A “Day in the life” video is admissible in Kansas courts if it portrays normal, routine events of the victim’s daily living. It is a very powerful tool to demonstrate to a jury the nature and extent of a person’s injury and the resulting change in lifestyle. See Grimes v. Employers Mutual Liability Ins. Co., 73 F.R.D. 607 (D. Ala. 1977); Caparaty v. Chrysler Corp., 423 NYS 2d 694 (1979); AirShields, Inc. v. Spears, 590 SW 2d 574 (Tex. App 1979); Protective Cas. Ins. Co. v. Killane, 447 So. 2d 316 (Fla 4th DCA 1984); Lawton v. Jewish Hospital of St. Louis, 679 SW 2d 370 (Mo. App. 1984); Trapp v. Cayson, 471 So. 2d 375 (Miss. 1985); Bannister v. Town of Noble, OK., 812 F. 2d 1265 (10th Cir. 1987). Not- withstanding it’s profound impact on jurors, you need to be careful in it’s production.
The video of your injured client can be put together fairly inexpensively. For example, using an inexpensive video camera, the parents of a brain injured child can do the videotaping. While in their home, the parents can film the activities of daily living their child cannot accomplish without hands on, physical assistance from his or her parents. One parent can film the assistance being provided by the other parent in such things as getting dressed, combing hair, brushing teeth, feeding, walking to the school bus, getting into a car, etc. The impact of playing such a video at the time of trial is substantial.
There is no boundary on how long the initial filming should be and it may occur in bits and pieces over several days. Many activities, from the time the injured person awakes to when he or she goes to bed can be shown. After the filming has been completed, however, the life video needs to be pared down to less than 20 minutes or there is a risk that the audience will lose interest. This can be done relatively inexpensively by a person who is in the audio video business. The videotape can be transferred to a DVD that can be inserted into your laptop and played in the courtroom.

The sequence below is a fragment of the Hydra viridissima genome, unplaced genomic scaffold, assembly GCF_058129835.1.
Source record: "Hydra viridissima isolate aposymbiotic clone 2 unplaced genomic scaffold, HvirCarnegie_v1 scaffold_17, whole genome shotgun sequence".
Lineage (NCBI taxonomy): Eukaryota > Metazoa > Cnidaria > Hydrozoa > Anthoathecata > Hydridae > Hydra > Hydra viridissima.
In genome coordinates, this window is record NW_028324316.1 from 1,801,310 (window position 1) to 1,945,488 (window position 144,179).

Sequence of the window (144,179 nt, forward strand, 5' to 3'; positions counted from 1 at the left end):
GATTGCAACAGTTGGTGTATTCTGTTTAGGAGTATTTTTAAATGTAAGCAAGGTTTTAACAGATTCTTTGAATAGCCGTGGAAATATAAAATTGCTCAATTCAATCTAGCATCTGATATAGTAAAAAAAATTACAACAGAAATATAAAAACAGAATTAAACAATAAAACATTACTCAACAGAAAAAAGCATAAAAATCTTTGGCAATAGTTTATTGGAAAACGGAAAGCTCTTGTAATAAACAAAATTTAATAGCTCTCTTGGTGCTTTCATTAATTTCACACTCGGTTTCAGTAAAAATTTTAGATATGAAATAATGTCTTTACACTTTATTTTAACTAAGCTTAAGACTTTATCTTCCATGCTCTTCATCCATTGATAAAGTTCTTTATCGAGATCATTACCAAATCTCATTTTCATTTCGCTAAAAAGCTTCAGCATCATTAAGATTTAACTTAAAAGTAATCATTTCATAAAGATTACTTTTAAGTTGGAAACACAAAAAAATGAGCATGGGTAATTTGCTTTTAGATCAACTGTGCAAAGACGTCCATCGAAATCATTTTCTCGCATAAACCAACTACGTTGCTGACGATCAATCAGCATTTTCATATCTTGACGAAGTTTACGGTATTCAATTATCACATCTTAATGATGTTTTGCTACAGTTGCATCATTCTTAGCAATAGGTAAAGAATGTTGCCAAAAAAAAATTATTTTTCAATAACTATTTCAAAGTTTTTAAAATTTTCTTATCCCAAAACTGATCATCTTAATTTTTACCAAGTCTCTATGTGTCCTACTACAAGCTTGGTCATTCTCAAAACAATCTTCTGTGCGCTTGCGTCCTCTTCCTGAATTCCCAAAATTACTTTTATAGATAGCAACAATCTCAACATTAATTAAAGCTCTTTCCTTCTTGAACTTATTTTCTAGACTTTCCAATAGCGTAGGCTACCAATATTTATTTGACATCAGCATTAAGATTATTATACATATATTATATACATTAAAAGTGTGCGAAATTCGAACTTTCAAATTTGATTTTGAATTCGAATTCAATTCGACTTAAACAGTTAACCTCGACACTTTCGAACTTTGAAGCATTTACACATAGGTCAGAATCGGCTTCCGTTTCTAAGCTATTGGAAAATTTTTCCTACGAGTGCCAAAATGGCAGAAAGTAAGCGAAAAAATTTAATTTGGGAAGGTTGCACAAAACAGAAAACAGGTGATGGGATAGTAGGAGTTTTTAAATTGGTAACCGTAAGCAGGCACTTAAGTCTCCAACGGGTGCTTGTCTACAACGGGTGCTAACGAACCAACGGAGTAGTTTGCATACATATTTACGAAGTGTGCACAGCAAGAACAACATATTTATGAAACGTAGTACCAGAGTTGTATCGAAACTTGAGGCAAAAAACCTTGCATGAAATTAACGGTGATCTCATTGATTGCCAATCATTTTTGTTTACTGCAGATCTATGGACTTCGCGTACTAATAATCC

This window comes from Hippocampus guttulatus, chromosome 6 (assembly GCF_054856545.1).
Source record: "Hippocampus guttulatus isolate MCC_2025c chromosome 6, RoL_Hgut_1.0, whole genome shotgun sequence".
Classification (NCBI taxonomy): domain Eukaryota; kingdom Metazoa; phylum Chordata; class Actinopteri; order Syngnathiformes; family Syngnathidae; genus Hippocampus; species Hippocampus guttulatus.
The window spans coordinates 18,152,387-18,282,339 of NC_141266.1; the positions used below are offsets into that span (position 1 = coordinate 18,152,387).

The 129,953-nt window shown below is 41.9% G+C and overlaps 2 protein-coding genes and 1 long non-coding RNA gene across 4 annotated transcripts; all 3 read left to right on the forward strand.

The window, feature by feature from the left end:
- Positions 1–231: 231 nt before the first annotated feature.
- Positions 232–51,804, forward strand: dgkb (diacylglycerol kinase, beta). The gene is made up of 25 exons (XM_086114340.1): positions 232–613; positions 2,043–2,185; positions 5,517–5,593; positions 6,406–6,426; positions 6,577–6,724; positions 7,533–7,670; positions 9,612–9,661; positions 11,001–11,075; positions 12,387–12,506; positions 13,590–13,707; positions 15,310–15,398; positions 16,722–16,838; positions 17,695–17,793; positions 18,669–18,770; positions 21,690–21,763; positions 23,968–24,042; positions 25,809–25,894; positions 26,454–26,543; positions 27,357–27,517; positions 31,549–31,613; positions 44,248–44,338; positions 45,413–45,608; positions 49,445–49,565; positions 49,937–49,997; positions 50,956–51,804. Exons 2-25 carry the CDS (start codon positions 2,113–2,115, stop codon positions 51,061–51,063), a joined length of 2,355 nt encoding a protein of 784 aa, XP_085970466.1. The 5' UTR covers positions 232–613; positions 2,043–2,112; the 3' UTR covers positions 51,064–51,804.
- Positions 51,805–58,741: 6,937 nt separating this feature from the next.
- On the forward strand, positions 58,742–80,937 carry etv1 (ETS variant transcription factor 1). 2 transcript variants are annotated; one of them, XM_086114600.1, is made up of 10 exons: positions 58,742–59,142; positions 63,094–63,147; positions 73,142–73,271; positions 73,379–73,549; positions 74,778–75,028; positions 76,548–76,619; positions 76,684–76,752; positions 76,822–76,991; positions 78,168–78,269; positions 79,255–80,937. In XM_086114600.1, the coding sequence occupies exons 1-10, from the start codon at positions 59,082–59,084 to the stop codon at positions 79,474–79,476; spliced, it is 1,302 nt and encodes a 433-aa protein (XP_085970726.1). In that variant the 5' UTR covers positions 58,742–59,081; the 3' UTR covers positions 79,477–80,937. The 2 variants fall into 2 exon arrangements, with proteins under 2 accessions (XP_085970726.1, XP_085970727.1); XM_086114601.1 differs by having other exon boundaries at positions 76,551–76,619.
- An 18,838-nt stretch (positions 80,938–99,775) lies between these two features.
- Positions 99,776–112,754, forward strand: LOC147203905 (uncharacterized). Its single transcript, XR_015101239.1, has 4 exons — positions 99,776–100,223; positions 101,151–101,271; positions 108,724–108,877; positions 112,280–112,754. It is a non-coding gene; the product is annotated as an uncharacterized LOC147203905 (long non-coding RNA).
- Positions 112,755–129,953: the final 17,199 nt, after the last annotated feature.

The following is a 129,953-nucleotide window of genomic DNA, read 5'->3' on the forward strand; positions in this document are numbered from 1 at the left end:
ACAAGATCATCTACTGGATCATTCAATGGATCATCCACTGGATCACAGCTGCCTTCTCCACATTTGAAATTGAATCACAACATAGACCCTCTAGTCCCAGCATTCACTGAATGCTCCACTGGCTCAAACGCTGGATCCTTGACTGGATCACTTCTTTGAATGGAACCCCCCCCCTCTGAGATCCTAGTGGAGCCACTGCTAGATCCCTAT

The video can be just as persuasive without sound. When the video is played to the jury it should not contain sound as that will likely result in an objection. Rather, the parent, spouse, teacher, life care planner or caregiver can all narrate parts of the film and explain to the jury what each segment of the video shows and how the injury affects activities of daily living. There is no requirement that you play the entire video at one time with one narrating witness. You can play just that portion of the video that is appropriate to that narrating witness. For example, you may show the portion of the film dealing with feeding and dressing the brain injured daughter with the mother as narrator, but show how the child does in school with the teacher narrating that portion of the film. Changing the witness also helps keep the jury’s atten- tion, especially if the video is a little longer than you would like.
In cases involving catastrophic injury, there is no better substitute for a day in the life video. Given the low cost and po- tential impact, they should be part of any trial evidence.